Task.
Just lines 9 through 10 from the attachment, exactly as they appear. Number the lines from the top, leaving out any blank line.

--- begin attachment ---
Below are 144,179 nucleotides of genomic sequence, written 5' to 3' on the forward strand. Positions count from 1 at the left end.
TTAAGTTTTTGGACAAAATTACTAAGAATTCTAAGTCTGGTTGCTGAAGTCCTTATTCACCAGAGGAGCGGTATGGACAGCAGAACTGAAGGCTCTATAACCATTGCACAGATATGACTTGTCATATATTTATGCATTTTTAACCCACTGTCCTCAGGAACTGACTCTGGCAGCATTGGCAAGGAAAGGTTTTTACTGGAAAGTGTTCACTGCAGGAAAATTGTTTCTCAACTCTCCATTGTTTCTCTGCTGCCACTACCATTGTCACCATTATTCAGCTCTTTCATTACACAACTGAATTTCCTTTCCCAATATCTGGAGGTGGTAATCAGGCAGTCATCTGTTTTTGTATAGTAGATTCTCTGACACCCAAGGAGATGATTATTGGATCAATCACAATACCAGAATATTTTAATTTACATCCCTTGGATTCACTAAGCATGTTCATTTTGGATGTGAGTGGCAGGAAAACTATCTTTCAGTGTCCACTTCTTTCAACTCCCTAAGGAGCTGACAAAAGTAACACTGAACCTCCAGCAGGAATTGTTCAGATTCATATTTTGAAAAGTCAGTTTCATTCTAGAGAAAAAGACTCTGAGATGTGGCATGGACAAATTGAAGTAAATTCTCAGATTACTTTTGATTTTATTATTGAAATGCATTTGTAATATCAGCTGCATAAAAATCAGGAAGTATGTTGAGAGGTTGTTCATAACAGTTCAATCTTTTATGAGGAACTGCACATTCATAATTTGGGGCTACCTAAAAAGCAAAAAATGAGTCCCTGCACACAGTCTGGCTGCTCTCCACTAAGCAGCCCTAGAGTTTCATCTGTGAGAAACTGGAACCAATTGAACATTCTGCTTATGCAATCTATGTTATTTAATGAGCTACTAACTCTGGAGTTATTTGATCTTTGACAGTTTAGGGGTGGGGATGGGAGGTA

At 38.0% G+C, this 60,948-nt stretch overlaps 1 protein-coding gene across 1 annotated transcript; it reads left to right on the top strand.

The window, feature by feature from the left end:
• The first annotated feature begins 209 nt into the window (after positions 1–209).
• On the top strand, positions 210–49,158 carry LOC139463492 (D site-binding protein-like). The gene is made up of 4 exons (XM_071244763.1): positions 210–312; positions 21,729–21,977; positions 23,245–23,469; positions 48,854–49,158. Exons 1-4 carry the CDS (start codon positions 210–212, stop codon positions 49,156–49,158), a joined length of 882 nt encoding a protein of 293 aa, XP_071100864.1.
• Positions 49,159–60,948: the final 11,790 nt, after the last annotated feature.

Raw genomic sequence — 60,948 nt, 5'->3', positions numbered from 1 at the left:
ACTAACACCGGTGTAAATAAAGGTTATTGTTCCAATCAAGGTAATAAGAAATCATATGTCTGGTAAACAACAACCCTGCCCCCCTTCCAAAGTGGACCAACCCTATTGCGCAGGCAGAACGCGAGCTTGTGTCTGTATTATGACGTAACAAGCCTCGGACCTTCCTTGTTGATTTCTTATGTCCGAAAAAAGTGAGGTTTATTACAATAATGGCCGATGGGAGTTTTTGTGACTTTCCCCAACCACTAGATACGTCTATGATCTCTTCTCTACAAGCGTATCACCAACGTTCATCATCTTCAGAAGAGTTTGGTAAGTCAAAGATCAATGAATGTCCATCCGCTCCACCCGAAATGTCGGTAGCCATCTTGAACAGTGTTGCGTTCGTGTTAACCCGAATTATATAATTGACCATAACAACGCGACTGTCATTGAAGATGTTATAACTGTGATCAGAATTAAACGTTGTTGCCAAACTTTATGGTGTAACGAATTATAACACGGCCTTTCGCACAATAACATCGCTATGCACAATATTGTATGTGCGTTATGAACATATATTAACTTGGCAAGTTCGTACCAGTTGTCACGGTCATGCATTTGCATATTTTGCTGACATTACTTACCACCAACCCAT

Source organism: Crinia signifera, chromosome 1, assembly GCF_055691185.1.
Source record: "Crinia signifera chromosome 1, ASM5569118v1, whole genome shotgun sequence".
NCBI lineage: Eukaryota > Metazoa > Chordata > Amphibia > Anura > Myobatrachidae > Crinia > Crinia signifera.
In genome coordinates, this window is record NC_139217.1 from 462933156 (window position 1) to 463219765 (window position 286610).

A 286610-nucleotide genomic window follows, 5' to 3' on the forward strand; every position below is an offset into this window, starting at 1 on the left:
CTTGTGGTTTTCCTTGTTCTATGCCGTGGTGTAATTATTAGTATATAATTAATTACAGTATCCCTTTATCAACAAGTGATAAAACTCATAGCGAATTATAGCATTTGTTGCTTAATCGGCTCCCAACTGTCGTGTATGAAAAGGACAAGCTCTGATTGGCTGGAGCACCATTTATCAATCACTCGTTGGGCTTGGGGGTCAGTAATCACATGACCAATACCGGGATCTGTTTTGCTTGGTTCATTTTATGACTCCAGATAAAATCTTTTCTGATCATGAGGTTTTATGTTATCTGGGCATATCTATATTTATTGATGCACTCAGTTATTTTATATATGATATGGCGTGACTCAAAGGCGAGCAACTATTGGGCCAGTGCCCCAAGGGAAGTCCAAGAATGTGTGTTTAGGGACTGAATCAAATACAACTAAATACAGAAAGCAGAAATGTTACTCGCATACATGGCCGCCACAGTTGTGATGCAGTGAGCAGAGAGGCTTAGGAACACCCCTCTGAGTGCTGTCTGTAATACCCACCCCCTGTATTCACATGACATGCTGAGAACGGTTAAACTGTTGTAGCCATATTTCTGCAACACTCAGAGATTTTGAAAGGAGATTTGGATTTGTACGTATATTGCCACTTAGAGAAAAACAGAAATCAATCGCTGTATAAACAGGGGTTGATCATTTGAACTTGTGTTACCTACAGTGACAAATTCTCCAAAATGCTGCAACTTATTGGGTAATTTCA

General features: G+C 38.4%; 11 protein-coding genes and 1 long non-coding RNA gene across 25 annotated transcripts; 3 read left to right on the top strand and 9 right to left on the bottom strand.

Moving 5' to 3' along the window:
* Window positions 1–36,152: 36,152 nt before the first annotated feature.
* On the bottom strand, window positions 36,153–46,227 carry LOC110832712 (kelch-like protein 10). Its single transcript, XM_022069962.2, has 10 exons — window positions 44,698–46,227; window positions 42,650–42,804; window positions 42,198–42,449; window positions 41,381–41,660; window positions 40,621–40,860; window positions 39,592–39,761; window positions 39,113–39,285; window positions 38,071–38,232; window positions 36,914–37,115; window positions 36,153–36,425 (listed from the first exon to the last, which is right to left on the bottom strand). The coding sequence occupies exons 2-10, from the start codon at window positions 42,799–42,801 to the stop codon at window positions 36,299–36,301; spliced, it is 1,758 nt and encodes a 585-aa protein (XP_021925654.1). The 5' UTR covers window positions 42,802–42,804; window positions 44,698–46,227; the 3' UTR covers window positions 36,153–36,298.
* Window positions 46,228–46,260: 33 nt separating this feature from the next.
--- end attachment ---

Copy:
ACTAACACCGGTGTAAATAAAGGTTATTGTTCCAATCAAGGTAATAAGAAATCATATGTCTGGTAAACAACAACCCTGCCCCCCTTCCAAAGTGGACCAACCCTATTGCGCAGGCAGAACGCGAGCTTGTGTCTGTATTATGACGTAACAAGCCTCGGACCTTCCTTGTTGATTTCTTATGTCCGAAAAAAGTGAGGTTTATTACAATAATGGCCGATGGGAGTTTTTGTGACTTTCCCCAACCACTAGATACGTCTATGATCTCTTCTCTACAAGCGTATCACCAACGTTCATCATCTTCAGAAGAGTTTGGTAAGTCAAAGATCAATGAATGTCCATCCGCTCCACCCGAAATGTCGGTAGCCATCTTGAACAGTGTTGCGTTCGTGTTAACCCGAATTATATAATTGACCATAACAACGCGACTGTCATTGAAGATGTTATAACTGTGATCAGAATTAAACGTTGTTGCCAAACTTTATGGTGTAACGAATTATAACACGGCCTTTCGCACAATAACATCGCTATGCACAATATTGTATGTGCGTTATGAACATATATTAACTTGGCAAGTTCGTACCAGTTGTCACGGTCATGCATTTGCATATTTTGCTGACATTACTTACCACCAACCCAT

Source organism: Crinia signifera, chromosome 1, assembly GCF_055691185.1.